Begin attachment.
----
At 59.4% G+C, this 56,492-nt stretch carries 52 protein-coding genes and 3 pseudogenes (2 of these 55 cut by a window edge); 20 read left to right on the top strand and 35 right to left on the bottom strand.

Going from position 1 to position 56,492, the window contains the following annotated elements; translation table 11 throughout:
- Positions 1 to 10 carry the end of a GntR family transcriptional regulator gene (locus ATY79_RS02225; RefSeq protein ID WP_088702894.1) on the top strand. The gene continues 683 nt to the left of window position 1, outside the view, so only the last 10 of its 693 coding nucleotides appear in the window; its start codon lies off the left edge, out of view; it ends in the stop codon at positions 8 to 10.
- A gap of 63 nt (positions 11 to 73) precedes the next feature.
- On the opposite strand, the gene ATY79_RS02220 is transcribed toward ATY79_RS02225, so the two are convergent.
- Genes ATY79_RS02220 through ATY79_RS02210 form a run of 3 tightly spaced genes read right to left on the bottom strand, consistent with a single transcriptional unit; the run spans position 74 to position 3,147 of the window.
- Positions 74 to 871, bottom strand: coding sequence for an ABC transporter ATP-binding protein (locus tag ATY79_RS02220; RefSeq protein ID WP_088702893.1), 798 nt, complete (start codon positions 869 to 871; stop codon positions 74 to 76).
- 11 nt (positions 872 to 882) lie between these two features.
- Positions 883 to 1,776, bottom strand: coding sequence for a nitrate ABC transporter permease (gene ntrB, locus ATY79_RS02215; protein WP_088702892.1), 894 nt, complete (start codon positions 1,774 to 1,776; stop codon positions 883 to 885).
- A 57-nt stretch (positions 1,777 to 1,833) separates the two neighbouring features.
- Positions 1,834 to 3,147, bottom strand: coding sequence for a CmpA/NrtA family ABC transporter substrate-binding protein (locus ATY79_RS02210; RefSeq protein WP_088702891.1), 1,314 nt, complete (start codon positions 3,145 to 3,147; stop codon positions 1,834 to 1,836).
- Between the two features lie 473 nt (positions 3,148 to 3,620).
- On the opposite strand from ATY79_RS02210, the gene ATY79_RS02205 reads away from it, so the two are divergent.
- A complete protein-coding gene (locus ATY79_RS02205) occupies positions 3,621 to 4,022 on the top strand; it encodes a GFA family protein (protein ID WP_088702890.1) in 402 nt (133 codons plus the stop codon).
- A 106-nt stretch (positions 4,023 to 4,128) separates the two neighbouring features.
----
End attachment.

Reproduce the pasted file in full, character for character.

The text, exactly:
At 59.4% G+C, this 56,492-nt stretch carries 52 protein-coding genes and 3 pseudogenes (2 of these 55 cut by a window edge); 20 read left to right on the top strand and 35 right to left on the bottom strand.

Going from position 1 to position 56,492, the window contains the following annotated elements; translation table 11 throughout:
- Positions 1 to 10 carry the end of a GntR family transcriptional regulator gene (locus ATY79_RS02225; RefSeq protein ID WP_088702894.1) on the top strand. The gene continues 683 nt to the left of window position 1, outside the view, so only the last 10 of its 693 coding nucleotides appear in the window; its start codon lies off the left edge, out of view; it ends in the stop codon at positions 8 to 10.
- A gap of 63 nt (positions 11 to 73) precedes the next feature.
- On the opposite strand, the gene ATY79_RS02220 is transcribed toward ATY79_RS02225, so the two are convergent.
- Genes ATY79_RS02220 through ATY79_RS02210 form a run of 3 tightly spaced genes read right to left on the bottom strand, consistent with a single transcriptional unit; the run spans position 74 to position 3,147 of the window.
- Positions 74 to 871, bottom strand: coding sequence for an ABC transporter ATP-binding protein (locus tag ATY79_RS02220; RefSeq protein ID WP_088702893.1), 798 nt, complete (start codon positions 869 to 871; stop codon positions 74 to 76).
- 11 nt (positions 872 to 882) lie between these two features.
- Positions 883 to 1,776, bottom strand: coding sequence for a nitrate ABC transporter permease (gene ntrB, locus ATY79_RS02215; protein WP_088702892.1), 894 nt, complete (start codon positions 1,774 to 1,776; stop codon positions 883 to 885).
- A 57-nt stretch (positions 1,777 to 1,833) separates the two neighbouring features.
- Positions 1,834 to 3,147, bottom strand: coding sequence for a CmpA/NrtA family ABC transporter substrate-binding protein (locus ATY79_RS02210; RefSeq protein WP_088702891.1), 1,314 nt, complete (start codon positions 3,145 to 3,147; stop codon positions 1,834 to 1,836).
- Between the two features lie 473 nt (positions 3,148 to 3,620).
- On the opposite strand from ATY79_RS02210, the gene ATY79_RS02205 reads away from it, so the two are divergent.
- A complete protein-coding gene (locus ATY79_RS02205) occupies positions 3,621 to 4,022 on the top strand; it encodes a GFA family protein (protein ID WP_088702890.1) in 402 nt (133 codons plus the stop codon).
- A 106-nt stretch (positions 4,023 to 4,128) separates the two neighbouring features.